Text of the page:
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The Marines attack a strongly held enemy island in the Pacific. We follow them from the beach to a Japanese rocket site through enemy infested jungle as their ex-school teacher leader is transformed into a battle veteran and his squad becomes a tight fighting unit. Written by
Derek Picken <firstname.lastname@example.org>
Music from the "Gendarmes' Duet" from the opera "Geneviève de Brabant"
Written by Jacques Offenbach
Sung over the opening credits
Also played during the first landing See more »
Arguably, it's one of the three or four best WWII movies ever made. A group of U.S. Marines race against the clock to find the source of enemy rockets that prevent them from taking control of a Japanese-held Pacific island. It's certainly a patriotic film. But there is also an undercurrent of despair, based on the human toll that war inevitably takes.
These Leathernecks are tough, but they are also subject to death from enemy fire. And the screen story puts a lot of emphasis on individual characterization. I don't recall a film that did such a good job of combining scene transitions with flashbacks to help viewers understand the motivations of the main characters.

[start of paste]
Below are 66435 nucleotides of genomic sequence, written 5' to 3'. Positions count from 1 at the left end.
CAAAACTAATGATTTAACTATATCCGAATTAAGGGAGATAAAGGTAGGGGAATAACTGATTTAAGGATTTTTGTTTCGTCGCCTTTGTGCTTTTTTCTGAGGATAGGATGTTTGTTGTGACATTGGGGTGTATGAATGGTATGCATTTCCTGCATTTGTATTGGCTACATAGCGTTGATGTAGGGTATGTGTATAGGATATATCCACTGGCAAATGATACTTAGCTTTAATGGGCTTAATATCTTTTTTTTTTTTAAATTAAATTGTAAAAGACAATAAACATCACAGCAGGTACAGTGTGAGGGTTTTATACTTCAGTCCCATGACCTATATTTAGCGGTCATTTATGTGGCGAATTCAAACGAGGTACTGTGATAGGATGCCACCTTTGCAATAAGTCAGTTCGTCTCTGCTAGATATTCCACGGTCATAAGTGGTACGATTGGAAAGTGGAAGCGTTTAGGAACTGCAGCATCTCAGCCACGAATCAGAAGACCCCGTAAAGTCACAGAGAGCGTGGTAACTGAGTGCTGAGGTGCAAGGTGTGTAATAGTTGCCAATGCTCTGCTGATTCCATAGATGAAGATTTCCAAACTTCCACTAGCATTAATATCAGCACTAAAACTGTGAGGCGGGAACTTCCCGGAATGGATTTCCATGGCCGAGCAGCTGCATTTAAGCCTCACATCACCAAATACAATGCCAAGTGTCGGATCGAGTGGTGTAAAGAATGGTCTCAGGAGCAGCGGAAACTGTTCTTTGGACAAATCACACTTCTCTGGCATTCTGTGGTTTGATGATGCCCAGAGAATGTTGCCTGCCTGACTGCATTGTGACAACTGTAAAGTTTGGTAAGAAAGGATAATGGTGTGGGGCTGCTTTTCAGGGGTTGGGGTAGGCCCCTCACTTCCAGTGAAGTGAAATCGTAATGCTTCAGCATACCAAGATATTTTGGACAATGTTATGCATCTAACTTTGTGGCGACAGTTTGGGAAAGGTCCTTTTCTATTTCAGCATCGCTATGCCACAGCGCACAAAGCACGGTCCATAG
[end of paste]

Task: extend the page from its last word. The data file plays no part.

Lt. Anderson (Richard Widmark) is the leader; he suffers from debilitating migraine headaches, but nevertheless pushes on to fulfill whatever dangerous mission he's assigned. One of his men is Conroy (Richard Hylton) who used to stutter, until Anderson helped cure him of it years earlier. Slattery (Bert Freed) is your typical Marine toughie, but he's got a sense of humor and conceals a portable still to make booze. Pretty Boy (Skip Homeier) is a pistol packing dude with a chip on his shoulder. Through the screen story's deep characterizations, viewers naturally become attached to these guys, and root for them as they enter into their dangerous mission. Of the dozen or so men Anderson leads, not all will make it out alive.
As in other battle films, viewers learn the importance of quick decisions, teamwork, effective communication, and keen awareness of one's surroundings. Life occurs moment by moment, in the here and now. Make a plan; execute it; dodge a problem; ignore pain and fatigue; persist. These are lessons applicable to anyone at any time, not just warriors on the battlefield.
"Halls Of Montezuma" is a quality production all the way. The color cinematography is fine, despite the fact that some of the techniques are dated. The ensemble acting is credible. The editing and scene transitions are just terrific. And, as the film's bookends, that rousing theme song: "From the halls of Montezuma to the shores of Tripoli" gets the viewer in the right frame of mind.
I normally don't care for movies in this genre. Even this film, like other WWII films, is a tad too predictable, slightly manipulative, and contains some outdated assumptions. Nevertheless, as war movies go, "Halls Of Montezuma" is one of the best.
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